BIMCO: Boxship demolition at 41-month high in July

Container shipping demolition has hit a 41-month high in July reaching 52.8 thousand TEU, thereby surpassing the 50.6 thousand TEU demolished in June, data from BIMCO shows.

In the first seven months of the year a total of 152.8 thousand TEU has been demolished, up 26.3% from last year.

16 ships have been demolished in July, including the 1998 built Sine Maersk, the largest container ship ever to be demolished at 9,600 TEU.

The strong demolition volumes in June and July come after a very slow few months for demolition activity.

In particular, the three months between March and May saw very little activity with only 21.1 thousand TEU being removed from the market, 72.8% lower than in the same three months of 2019, BIMCO’s data shows.

This was a result of the lockdown measures in the major shipbreaking nations of the world, which saw many owners unable to send their ships to the yards.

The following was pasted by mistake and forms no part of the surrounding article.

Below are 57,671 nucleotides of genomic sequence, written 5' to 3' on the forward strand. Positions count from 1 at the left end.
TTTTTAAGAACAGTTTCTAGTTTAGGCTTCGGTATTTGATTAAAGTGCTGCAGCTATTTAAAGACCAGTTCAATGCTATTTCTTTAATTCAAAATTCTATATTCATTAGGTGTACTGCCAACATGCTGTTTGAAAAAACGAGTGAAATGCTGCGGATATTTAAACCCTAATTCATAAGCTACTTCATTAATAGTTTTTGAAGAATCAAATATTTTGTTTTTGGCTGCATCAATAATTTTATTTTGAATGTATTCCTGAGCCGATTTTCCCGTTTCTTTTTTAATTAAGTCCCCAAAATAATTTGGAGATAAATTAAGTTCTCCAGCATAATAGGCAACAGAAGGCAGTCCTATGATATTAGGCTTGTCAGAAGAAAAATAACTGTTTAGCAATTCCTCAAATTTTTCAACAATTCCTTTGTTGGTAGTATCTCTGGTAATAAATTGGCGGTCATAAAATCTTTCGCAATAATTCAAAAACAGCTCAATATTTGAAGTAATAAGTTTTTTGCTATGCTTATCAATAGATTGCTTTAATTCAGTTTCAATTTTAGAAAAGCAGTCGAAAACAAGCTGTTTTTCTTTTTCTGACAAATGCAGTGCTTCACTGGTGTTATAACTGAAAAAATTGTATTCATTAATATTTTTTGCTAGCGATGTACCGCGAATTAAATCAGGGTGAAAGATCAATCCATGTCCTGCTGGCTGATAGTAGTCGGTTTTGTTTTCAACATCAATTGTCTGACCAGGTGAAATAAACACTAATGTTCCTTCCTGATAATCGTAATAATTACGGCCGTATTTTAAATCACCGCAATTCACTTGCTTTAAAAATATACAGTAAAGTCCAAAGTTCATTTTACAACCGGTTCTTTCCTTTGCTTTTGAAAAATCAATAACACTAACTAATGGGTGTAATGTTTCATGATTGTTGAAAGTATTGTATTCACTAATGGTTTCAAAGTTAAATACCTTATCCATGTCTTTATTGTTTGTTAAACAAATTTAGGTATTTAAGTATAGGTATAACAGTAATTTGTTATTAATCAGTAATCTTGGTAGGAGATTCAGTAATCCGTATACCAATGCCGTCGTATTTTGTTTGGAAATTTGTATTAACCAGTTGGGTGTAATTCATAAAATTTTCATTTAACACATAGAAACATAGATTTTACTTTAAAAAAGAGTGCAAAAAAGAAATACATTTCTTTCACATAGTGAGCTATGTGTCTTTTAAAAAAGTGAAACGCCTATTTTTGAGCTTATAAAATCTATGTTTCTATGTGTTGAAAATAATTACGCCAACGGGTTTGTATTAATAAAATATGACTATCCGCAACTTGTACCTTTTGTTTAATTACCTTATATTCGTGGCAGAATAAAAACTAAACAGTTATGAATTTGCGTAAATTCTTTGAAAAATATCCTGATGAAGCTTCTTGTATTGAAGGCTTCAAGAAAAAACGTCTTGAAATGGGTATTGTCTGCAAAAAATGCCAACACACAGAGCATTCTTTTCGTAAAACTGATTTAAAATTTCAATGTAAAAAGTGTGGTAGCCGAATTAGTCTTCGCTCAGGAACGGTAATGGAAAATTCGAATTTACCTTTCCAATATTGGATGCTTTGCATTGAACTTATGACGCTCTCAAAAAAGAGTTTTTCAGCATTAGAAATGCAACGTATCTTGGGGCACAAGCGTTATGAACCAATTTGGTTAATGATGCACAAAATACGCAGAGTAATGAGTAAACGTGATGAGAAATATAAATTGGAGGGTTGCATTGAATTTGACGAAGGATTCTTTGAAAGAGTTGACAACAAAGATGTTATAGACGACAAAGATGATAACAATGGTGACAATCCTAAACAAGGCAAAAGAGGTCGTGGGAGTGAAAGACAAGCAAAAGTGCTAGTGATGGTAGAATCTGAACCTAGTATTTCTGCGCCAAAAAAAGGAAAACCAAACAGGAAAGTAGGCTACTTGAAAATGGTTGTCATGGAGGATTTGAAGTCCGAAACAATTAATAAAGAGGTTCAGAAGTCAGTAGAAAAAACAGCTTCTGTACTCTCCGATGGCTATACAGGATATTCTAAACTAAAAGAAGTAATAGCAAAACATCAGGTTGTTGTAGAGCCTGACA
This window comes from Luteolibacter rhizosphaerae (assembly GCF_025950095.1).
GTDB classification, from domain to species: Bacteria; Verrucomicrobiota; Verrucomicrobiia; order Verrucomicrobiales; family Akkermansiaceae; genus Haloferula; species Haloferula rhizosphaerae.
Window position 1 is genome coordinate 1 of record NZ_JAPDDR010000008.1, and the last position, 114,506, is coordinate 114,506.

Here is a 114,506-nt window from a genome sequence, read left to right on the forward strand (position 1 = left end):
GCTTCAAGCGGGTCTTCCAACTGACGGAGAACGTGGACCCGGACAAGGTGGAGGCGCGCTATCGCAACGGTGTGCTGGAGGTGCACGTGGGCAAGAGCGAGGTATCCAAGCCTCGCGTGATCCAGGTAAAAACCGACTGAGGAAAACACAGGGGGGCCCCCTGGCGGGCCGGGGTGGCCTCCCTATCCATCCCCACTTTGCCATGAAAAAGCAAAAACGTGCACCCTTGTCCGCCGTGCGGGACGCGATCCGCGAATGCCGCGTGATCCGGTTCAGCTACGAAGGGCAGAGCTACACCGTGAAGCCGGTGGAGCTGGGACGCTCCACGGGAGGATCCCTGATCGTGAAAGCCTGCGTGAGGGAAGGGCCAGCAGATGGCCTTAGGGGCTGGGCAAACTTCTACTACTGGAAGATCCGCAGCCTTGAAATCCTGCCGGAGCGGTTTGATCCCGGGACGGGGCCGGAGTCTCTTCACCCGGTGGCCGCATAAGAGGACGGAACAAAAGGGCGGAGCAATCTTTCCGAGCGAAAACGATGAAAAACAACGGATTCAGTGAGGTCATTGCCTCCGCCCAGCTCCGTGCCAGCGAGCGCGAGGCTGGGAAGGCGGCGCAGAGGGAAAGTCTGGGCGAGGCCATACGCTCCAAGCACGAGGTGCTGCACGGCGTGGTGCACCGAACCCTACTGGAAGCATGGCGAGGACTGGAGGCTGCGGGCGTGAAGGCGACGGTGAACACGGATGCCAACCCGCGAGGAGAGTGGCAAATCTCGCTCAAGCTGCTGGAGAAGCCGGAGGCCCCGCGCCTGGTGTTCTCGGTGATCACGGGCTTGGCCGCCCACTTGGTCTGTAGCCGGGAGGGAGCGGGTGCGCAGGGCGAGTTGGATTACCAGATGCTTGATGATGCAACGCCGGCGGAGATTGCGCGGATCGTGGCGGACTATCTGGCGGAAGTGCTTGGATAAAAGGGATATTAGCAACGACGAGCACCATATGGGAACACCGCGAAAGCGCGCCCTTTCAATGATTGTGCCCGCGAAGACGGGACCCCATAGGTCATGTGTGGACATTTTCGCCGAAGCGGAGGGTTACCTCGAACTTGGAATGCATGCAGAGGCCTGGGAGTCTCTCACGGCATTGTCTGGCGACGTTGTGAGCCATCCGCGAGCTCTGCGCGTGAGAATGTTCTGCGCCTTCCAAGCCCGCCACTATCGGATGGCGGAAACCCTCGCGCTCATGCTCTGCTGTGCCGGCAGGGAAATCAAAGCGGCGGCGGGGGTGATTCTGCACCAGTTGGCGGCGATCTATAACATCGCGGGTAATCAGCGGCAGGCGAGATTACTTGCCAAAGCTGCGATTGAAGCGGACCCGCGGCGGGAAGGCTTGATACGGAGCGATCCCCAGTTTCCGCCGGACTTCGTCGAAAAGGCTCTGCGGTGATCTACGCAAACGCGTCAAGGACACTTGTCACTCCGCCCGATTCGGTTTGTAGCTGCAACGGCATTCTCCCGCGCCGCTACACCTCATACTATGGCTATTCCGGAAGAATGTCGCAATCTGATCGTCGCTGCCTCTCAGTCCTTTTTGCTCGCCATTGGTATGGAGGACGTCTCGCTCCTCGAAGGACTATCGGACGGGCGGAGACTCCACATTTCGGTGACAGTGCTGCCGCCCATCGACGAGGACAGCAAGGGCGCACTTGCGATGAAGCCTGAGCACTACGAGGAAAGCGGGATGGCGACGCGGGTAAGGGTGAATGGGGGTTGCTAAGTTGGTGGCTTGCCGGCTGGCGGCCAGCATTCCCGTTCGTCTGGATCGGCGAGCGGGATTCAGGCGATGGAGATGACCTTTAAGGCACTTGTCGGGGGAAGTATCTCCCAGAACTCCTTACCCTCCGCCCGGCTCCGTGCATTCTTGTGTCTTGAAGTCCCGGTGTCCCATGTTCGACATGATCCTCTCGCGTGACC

Back in April, BIMCO revised its full-year forecast for containership demolitions from 200,000 TEU to 300,000 TEU, which would be a 63.8% increase from 2019 levels.

The change, as explained by BIMCO, reflects the current market conditions as the coronavirus crises has caused a dramatic drop in demand with container shipping demand down 7.7% in the first five months of 2020 compared to 2019.

Moving on to the supply side, the global containership orderbook, seen as a percentage of the world fleet, has dropped to a historic low point this month, continuing the declining trend of the past few years, according to Alphaliner.

As per Alphaliner’s July data, the orderbook-to-fleet ratio now stands at only 9.4% or 2.21 Mteu.

“For the first time in more than 20 years, the global newbuilding pipeline thus fell below the 10% threshold. While much of the past decade’s declining ratio was primarily a statistical side effect of an ever-growing global fleet, this has fundamentally changed in more recent years,” the maritime data provider said.

Ship orders collapse; will rate boom follow?

Pre-COVID, the bull case for shipping rates was all about plunging newbuild orders. A drop in orders in 2019 pointed to rising freight rates in 2021, given the lag between contract signing and delivery.